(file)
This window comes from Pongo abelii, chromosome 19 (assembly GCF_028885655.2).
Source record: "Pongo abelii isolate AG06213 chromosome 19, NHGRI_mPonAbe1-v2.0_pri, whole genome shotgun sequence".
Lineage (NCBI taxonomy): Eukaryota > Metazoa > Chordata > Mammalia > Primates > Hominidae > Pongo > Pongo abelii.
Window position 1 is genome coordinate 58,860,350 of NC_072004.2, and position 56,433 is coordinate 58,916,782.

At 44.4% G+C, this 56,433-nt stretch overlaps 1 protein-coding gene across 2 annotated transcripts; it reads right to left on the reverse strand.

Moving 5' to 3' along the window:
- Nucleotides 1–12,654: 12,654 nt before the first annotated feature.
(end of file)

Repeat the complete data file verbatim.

This window comes from Pongo abelii, chromosome 19 (assembly GCF_028885655.2).
Source record: "Pongo abelii isolate AG06213 chromosome 19, NHGRI_mPonAbe1-v2.0_pri, whole genome shotgun sequence".
Lineage (NCBI taxonomy): Eukaryota > Metazoa > Chordata > Mammalia > Primates > Hominidae > Pongo > Pongo abelii.
Window position 1 is genome coordinate 58,860,350 of NC_072004.2, and position 56,433 is coordinate 58,916,782.

At 44.4% G+C, this 56,433-nt stretch overlaps 1 protein-coding gene across 2 annotated transcripts; it reads right to left on the reverse strand.

Moving 5' to 3' along the window:
- Nucleotides 1–12,654: 12,654 nt before the first annotated feature.